Sep 23 2021

National Gallery of Australia Commissions Landmark Sculpture by Lindy Lee

by Victoria Chan

A rendering of LINDY LEE’s Ouroboros. Courtesy the artist, Urban Art Projects, and Sullivan + Strumpf, Sydney / Singapore.

Artist Lindy Lee is creating the National Gallery of Australia’s most expensive commissioned work to date. Titled Ouroboros, the sculpture has a price tag of AUD 14 million (USD 10 million), and will be unveiled in 2024 in the museum’s sculpture garden, where it will be accessible by the public 24 hours a day.

Ouroboros’s shape and name references the ancient, transcultural symbol of a snake devouring its own tail, which signifies the infinite cycle of renewal and death, and is informed by the artist’s interest in Eastern philosophies, including Taoism and Zen Buddhism, as well as the mysteries of nature and the cosmos. Measuring four meters in height and weighing around 13 tons, the structure will be made from stainless steel with a reflective mirror finish, and will be placed in a shallow pool of water within the garden grounds, near the museum’s main entrance. Using a path that cuts across the water, visitors will be able to walk through the sculpture’s hollow interior, which will be painted a matte black. In the daytime, hundreds of tiny perforations that dot the sculpture’s body will allow sunlight to filter into its cavity. At night, lights embedded within the sculpture will shine through these small holes, transforming the work into what Lee intends to be “a dance between something that is solid and something that is just drifting off into stardust,” and inviting the audience into an intimate yet galactic experience.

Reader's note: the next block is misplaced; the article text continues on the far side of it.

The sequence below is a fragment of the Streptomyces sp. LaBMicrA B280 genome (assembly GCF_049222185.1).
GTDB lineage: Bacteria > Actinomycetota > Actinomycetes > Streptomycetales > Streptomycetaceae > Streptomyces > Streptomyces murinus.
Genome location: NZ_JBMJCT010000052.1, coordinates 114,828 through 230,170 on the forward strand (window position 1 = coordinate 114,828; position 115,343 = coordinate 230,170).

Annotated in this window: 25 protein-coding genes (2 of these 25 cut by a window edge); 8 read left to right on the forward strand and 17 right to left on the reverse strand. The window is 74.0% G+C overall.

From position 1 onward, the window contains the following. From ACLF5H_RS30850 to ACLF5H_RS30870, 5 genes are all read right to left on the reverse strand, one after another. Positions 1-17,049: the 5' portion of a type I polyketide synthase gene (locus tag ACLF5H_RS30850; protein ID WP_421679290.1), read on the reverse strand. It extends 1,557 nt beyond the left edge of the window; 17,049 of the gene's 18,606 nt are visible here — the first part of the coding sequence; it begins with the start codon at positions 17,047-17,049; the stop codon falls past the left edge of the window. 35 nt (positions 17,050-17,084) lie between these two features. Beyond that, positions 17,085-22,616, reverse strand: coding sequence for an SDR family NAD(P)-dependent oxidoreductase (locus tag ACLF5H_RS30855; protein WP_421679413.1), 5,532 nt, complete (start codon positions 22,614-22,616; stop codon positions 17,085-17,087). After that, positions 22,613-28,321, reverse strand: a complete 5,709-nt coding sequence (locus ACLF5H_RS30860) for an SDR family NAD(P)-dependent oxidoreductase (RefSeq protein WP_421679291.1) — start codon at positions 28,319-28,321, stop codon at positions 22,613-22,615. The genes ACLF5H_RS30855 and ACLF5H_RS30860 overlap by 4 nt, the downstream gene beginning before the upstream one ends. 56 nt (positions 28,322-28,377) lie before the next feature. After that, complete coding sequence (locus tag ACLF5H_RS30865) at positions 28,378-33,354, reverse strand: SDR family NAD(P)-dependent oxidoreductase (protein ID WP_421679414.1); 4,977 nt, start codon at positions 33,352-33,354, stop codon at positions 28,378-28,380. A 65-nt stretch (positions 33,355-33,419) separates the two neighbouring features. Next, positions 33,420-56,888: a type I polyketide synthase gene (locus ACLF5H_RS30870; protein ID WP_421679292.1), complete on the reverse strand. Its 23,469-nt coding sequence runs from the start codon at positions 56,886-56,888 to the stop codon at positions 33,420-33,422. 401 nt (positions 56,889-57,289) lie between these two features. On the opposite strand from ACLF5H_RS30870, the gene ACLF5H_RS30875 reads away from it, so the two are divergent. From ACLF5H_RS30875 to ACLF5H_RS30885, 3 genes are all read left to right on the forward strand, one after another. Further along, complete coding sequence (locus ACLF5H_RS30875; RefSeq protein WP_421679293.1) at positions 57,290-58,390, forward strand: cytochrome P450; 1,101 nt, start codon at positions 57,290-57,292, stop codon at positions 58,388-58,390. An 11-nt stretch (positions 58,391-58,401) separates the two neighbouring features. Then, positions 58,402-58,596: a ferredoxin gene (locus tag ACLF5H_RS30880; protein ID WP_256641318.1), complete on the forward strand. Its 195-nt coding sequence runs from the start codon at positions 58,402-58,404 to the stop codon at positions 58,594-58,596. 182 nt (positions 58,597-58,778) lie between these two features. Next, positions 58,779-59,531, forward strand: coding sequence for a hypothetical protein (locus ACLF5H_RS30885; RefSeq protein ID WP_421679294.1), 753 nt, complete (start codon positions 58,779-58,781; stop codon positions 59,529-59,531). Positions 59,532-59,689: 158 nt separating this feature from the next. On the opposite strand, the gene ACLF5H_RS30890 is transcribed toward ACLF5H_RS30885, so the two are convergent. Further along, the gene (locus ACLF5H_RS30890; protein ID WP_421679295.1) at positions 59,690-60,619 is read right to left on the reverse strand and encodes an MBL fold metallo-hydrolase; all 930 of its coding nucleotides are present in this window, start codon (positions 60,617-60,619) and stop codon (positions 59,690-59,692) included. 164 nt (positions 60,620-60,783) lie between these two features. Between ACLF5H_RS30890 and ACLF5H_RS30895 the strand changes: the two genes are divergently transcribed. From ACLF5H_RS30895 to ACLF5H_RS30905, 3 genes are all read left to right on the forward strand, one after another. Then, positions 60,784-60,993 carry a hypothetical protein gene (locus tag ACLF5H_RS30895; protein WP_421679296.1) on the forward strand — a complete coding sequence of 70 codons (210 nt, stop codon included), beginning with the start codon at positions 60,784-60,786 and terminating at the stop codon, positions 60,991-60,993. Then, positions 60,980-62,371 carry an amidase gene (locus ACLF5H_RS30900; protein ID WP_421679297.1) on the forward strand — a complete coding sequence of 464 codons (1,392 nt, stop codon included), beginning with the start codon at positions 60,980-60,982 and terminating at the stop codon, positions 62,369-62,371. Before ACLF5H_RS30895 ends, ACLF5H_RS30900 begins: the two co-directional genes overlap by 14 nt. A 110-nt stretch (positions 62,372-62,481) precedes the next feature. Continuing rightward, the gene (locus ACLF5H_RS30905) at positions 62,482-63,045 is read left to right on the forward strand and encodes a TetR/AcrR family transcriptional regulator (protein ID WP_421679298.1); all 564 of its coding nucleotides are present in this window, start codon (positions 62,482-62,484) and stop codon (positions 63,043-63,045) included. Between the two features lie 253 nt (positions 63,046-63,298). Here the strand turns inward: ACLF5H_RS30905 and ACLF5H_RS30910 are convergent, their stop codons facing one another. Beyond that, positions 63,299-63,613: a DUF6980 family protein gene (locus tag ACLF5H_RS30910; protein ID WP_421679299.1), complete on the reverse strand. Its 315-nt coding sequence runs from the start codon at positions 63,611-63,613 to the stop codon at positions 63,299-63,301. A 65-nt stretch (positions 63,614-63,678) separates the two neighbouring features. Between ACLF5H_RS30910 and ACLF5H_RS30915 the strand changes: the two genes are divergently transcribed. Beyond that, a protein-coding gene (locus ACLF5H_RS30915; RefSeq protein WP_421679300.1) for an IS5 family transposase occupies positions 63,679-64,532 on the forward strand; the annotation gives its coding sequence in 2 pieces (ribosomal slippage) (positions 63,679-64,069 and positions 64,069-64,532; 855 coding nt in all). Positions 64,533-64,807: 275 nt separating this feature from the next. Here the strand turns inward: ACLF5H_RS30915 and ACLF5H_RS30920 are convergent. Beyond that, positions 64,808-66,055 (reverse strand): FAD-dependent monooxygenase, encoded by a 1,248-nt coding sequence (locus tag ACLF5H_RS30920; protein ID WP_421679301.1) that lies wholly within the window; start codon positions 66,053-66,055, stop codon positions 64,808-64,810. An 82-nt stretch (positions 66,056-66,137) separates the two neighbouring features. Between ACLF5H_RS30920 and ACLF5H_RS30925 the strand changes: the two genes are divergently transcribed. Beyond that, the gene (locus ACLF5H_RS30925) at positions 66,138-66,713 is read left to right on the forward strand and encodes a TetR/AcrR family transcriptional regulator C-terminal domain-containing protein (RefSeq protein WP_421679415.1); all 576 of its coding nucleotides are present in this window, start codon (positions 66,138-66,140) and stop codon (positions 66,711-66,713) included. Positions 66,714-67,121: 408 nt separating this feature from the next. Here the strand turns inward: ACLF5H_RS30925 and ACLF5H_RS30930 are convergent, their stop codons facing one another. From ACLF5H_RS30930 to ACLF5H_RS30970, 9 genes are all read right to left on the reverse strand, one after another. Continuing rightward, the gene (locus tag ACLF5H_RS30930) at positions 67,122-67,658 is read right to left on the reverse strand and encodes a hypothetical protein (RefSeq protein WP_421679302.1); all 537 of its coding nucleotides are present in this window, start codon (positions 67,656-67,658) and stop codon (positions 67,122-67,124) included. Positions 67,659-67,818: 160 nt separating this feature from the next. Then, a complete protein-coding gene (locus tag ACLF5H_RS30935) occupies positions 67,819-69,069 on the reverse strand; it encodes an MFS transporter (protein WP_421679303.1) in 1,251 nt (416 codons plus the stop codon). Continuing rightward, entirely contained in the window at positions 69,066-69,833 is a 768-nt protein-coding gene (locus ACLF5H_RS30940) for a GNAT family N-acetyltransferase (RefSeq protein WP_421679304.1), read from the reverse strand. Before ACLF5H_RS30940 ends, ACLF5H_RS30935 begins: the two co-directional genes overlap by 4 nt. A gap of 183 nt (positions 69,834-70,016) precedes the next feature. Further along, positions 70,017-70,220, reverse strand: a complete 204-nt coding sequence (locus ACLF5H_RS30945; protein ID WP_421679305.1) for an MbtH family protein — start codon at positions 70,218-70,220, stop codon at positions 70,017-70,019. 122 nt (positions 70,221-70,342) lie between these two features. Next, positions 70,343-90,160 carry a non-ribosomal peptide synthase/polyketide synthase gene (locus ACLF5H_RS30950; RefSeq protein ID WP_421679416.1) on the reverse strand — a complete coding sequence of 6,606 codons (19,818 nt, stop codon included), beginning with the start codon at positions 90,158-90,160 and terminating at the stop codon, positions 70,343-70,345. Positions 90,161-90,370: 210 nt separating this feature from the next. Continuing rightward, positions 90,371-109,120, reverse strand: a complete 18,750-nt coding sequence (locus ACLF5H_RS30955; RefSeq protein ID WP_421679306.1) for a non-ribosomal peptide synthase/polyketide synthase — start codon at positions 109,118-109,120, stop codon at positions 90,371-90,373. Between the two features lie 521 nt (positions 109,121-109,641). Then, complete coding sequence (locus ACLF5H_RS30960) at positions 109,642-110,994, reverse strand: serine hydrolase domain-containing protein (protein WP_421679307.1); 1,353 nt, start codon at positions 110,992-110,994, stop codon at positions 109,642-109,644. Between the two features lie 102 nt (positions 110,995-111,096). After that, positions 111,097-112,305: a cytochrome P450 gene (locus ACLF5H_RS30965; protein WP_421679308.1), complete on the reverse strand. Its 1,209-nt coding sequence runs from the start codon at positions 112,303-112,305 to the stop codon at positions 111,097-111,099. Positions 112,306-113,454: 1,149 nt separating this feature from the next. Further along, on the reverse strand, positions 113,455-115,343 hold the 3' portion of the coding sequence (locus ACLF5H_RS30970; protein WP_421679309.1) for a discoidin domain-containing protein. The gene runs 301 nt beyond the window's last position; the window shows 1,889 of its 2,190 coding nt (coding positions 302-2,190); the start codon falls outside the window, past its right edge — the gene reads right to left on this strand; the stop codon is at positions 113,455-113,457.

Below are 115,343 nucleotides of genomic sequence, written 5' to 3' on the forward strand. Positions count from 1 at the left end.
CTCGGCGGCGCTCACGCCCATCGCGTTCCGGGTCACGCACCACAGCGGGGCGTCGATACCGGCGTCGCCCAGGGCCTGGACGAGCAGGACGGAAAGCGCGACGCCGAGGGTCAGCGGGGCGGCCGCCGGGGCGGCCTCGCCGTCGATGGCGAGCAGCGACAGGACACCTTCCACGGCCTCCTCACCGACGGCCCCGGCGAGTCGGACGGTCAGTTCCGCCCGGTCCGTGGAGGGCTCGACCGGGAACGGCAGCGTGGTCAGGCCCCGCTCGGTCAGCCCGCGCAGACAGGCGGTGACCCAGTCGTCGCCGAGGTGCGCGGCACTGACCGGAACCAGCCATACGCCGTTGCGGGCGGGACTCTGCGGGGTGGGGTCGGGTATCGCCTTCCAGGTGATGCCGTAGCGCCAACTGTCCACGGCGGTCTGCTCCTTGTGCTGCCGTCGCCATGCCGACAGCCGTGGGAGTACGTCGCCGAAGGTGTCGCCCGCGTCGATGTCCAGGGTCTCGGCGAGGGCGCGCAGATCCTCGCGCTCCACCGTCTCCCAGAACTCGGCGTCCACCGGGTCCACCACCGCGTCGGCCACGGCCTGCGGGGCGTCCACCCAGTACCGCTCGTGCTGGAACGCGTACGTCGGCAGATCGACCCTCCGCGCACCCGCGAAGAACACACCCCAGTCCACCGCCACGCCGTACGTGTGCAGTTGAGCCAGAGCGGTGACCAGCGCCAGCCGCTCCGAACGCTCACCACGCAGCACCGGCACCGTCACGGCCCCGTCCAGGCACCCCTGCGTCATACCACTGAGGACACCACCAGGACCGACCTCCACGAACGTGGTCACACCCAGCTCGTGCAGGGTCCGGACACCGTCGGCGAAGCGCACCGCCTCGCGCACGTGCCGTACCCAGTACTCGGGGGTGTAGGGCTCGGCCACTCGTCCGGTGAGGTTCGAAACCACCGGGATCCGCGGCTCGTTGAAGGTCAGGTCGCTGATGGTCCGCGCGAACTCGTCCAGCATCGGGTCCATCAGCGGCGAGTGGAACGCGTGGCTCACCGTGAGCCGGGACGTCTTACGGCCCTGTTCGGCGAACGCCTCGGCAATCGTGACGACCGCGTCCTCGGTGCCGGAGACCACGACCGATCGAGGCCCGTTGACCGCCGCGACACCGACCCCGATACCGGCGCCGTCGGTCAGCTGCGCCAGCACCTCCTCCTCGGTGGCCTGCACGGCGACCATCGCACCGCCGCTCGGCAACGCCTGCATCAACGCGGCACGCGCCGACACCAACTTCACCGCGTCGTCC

The artwork, to be made using recycled materials and renewable energy, will also mark a new chapter in Australia’s public art, as it will be among the country’s first eco-conscious public-art projects. Nick Mitzevich, director of the National Gallery, says that the commission “represents a defining moment in our history and aligns with [the museum’s] mission to reflect and respond to contemporary Australia.” The Ouroboros commission is part of the institution’s celebration of its 40th anniversary in 2022, and is part of its plan to renew its gardens. The team will begin seeking the National Capital Authority’s approval of the work’s construction this month.

Victoria Chan is an editorial intern of ArtAsiaPacific.

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